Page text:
Here's How Families in Three Asian Countries Welcome the Lunar New Year
People release sky lanterns in Pinghsi, a township in Taiwan's northern Taipei County to celebrate the annual Lantern Festival on February 28, 2010. (Patrick Lin/AFP/Getty Images)
This week marks the beginning of the Lunar New Year in several countries across Asia. As hundreds of millions of people travel home to celebrate with their families, let’s take a look at the legends, customs, and food that mark the holiday in China, Korea, and Vietnam.
According to Chinese legends, a wild beast called the Nian came out of hiding on the first day of every New Year, attacking and killing villagers, especially children. To scare the Nian away, the villagers would use loud noises and bright lights, which is how New Year celebrations were born.
Leading up to New Year, Chinese families decorate their homes with signs of good fortune, using the colors of gold for prosperity and red for happiness. On the night of New Year’s Eve, Chinese families gather at the home of the most senior member of the family for a celebratory meal. Children and younger unmarried relatives receive hongbao, or red envelopes, filled with money.
Vendors sell Spring Festival couplets and banners of the Chinese character reading "happiness" in Weifang, Shandong Province, China. (China Photos/Getty Images)
New Year celebrations span a total of 15 days, capped off by a Festival of Lanterns on the fifteenth day, or Yuan Xiao Jie. Lanterns of all colors, shapes, and sizes are lit throughout the streets, often inscribed with poems and riddles.
With variations by region, there are several New Year dishes that symbolize good fortune, including noodles, representing longevity; jiaozi (dumplings); fish; and niangao (year cake), a sticky-sweet snack made from glutinous rice.
Chinese villagers prepare traditional new year rice cakes called nian gao in the village of Zhangjia in Jiangsu Province. (Mark Ralston/AFP/Getty Images)
While it is unclear when Koreans first started celebrating Seollal, or Lunar New Year’s Day, rituals associated with the festival can be traced back to the sixth century, with records found in traditional Chinese literature.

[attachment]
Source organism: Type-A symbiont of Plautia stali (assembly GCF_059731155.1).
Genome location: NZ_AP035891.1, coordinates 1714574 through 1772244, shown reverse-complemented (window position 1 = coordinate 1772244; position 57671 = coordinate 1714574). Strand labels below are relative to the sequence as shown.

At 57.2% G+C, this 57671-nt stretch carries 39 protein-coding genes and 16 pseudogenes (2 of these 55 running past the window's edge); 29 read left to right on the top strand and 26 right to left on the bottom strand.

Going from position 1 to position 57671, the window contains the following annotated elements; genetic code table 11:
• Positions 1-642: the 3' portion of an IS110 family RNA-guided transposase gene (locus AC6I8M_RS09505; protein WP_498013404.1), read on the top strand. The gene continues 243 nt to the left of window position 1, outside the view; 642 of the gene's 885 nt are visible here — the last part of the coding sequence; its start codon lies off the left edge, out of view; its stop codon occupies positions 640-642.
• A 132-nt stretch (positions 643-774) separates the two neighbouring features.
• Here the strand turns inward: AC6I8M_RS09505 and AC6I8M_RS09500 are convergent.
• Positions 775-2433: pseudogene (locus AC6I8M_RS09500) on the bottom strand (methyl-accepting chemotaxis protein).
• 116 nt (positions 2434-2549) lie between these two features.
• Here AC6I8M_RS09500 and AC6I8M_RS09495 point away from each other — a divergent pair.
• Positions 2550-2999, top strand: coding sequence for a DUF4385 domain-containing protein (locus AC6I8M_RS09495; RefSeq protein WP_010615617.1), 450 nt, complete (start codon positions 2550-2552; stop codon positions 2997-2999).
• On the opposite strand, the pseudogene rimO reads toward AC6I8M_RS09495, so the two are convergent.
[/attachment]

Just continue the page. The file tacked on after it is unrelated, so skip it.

Many Koreans return to their hometowns for family celebrations. This involves a variety of preparations, including travel arrangements, gift giving, and preparing for ancestral rites. Traditionally, on the day of Seollal, Koreans dress up in hanbok, or the traditional Korean dress. Families gather to perform charye, an ancestral ritual, and sebeh, a bowing ceremony performed by children in honor of their elders.
South Korean models demonstrate charye, a traditional ritual service of food and offerings to thank their ancestors. (Kim Jae-Hwan/AFP/Getty Images)
Seollal celebrations also include traditional folk games, such as yutnori, a family board game, kite flying, jegichagi (a hacky sack-like game), and neoltwiggi (see-saw jumping).
The most important Seollal dish is tteokguk, a traditional soup of rice cakes, beef, vegetables, and other ingredients, and made with a thin beef broth. The rice cakes, or ddeok, are made from pulverized rice, which gives them a chewy texture. For Koreans, New Year marks getting one year older, symbolized by eating a bowl of tteokguk.
A view of Tteokguk during the Korean Food Foundation Luncheon at Bann on February 1, 2011 in New York City. (Mike Coppola/Getty Images for Korean Food Foundation)
Vietnamese New Year is known as Tết, which means “the first morning of the first day.” According to legend, every year, seven days prior to Tết, the Kitchen God (Ong Tao) returns to heaven and reports to the Jade Emperor on each family’s affairs. Families will often perform a simple ceremony offering food sacrifices for the god’s departure.
Tết is a family celebration. Preparations include cleaning and decorating the home and purchasing new clothes for children to be worn on the first day of the year. On New Year’s Day, children receive a red envelope filled with lucky money.
For New Year, many Vietnamese families display peach blossom trees or cây nêu, an artificial New Year Tree composed of a bamboo pole decorated with various objects, such as origami, bells, and other good luck charms.
A motorcyclist transports peach blossoms ahead of the Lunar New Year in Hanoi. (Hoang Dinh Nam/AFP/Getty Images)
The signature New Year dish is banh chung, which are steamed rice cakes consisting of sticky rice wrapped in banana leaves, along with meat or bean fillings. According to legend, the dish originated under King Hung Vuong of the Hong Bang Dynasty sometime before 257 B.C. and has since become synonymous with Tết.
Members of a family make the traditional lunar new year "banh chung," or rice cakes, for sale in the courtyard of their house in Chanh Khuc village in suburban Hanoi. (Hoang Dinh Nam/AFP/Getty Images)